"Frightful" is a useful word in the Lee-Potter vocabulary of spite: a generalised term of abuse that does not have to be supported by argument and is often deployed to describe how a person looks or dresses. "Frumpy" is another favourite, used about Sarah Macaulay ("a natural spinster") on her marriage to Gordon Brown. The terror that her judgements strike into the hearts of our leaders was revealed last year when Alastair Campbell, the Downing Street spokesman, defended Cherie Blair against charges that she spent too lavishly on her wardrobe with the excuse: "She knows that, unless she looks good, Lynda Lee- Potter will slag her off for looking frumpy."
Lee-Potter was one of several columnists who used to snipe at Princess Diana's fashion sense and personal appearance, eagerly taking part in the debate over whether there were signs of cellulite on her thighs. After Diana's death, Paul Dacre, the editor of the Mail, wrote of how the Princess had rung him at the height of the controversy and crowed: "I've just seen your Ms Lee-Potter in Marks & Spencer. I bet she's got cellulite!" Like most columnists, Lee-Potter detected great virtues in Diana after she died, writing: "She made a difference to sad lives."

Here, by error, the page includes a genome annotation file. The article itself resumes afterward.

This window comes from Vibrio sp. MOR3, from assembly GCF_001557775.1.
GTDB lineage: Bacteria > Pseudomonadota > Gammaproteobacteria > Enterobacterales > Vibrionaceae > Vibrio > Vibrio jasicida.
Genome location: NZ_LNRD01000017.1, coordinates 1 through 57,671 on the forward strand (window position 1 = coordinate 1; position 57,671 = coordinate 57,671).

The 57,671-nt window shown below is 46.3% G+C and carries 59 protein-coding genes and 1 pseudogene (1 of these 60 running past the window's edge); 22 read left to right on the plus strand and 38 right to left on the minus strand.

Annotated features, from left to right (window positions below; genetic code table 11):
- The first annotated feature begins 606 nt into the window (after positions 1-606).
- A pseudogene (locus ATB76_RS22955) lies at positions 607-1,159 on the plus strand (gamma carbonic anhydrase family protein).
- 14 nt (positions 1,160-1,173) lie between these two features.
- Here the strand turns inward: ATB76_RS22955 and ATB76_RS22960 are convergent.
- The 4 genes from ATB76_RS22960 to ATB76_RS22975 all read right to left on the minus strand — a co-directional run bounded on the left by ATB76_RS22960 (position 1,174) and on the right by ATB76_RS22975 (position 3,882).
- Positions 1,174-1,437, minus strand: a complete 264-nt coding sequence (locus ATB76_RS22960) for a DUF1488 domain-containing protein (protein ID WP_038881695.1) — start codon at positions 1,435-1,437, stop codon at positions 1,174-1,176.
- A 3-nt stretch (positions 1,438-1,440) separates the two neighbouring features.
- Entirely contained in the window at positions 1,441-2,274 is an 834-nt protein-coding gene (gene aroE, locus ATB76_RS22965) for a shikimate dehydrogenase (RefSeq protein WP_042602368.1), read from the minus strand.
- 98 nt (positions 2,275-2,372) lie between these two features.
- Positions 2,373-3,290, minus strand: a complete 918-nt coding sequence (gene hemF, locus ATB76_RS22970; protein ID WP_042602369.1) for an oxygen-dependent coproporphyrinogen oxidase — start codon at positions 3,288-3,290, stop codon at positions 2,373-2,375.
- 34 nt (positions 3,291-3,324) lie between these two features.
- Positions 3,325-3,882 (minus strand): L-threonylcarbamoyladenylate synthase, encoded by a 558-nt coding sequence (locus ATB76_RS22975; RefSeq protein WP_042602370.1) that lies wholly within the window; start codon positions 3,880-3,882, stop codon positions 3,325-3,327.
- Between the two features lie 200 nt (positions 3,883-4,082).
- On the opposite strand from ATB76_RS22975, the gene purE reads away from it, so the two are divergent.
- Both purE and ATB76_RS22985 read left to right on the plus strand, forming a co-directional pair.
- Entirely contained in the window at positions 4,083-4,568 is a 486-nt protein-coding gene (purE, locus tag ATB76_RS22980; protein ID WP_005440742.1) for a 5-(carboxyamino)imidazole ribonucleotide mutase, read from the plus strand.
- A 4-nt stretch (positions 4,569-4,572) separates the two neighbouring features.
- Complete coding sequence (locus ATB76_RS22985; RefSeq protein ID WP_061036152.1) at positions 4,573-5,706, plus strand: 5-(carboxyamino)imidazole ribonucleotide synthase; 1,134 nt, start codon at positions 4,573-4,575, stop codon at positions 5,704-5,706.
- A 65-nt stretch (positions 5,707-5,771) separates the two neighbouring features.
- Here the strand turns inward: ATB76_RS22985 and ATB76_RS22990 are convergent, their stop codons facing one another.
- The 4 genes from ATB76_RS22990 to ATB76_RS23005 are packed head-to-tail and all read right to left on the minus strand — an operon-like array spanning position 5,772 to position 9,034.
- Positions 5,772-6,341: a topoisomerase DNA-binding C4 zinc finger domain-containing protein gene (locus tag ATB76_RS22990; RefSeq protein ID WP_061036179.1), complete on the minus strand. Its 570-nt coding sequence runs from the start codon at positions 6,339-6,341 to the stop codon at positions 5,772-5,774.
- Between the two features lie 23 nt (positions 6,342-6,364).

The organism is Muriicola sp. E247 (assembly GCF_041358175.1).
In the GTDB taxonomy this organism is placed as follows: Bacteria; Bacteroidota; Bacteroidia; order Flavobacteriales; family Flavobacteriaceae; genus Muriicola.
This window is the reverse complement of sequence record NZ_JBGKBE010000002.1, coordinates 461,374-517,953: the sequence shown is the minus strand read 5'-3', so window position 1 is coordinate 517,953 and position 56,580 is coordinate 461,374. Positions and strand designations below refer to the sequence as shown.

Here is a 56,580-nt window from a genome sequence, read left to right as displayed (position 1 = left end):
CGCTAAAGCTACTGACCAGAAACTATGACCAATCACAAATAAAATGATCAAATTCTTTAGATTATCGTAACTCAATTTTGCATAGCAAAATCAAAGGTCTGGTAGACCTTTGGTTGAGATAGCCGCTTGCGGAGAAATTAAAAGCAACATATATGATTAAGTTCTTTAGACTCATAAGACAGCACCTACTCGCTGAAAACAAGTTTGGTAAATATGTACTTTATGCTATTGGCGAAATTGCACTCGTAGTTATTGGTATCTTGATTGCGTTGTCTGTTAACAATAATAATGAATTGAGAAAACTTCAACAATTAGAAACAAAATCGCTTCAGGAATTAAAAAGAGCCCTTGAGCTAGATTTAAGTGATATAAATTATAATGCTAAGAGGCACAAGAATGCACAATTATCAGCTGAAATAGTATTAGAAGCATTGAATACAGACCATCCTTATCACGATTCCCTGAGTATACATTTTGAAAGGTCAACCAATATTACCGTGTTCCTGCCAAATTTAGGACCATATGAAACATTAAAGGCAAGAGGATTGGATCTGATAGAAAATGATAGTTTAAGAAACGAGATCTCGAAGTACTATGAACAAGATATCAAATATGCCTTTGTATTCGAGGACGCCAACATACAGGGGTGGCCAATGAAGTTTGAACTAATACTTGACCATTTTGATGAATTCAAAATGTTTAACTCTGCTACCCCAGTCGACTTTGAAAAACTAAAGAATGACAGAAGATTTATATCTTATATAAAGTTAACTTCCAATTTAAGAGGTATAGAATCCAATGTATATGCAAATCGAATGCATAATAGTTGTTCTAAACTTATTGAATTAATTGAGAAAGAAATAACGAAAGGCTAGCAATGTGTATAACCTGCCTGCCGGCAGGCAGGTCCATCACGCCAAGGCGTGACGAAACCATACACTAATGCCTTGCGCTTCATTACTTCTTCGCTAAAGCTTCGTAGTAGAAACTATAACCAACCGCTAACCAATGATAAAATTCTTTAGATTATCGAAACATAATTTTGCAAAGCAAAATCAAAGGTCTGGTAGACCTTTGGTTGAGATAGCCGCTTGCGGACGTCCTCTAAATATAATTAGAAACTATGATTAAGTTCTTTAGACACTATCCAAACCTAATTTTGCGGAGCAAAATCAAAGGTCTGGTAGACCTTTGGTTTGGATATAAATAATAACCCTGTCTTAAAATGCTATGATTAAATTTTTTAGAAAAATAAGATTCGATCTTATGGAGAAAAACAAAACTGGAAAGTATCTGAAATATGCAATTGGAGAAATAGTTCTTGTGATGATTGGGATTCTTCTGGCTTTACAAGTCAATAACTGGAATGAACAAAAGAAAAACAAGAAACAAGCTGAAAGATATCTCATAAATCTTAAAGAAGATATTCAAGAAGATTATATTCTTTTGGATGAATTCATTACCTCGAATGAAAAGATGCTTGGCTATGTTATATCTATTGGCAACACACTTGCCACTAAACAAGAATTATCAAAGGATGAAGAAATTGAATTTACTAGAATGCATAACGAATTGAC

What does this feared arbiter of fashion look like herself? Demure, rather birdlike, often dressed in black. She looks and talks like a Home Counties sweetie, a brick, a thoroughly good egg, unfailingly charming and polite.
"Oh, crikey! Oh my!" was her jolly hockey-sticks reaction when I phoned to ask for an interview, before she giggled and under-took to call back. (She later changed her mind, saying "I'll leave it to you", and giggled again.) Colleagues describe her as a thorough professional - not to say a class act - and add that she always affects to be mortified when anybody is upset about what she has written. She is a warm and relaxed public speaker, with a fund of anecdotes.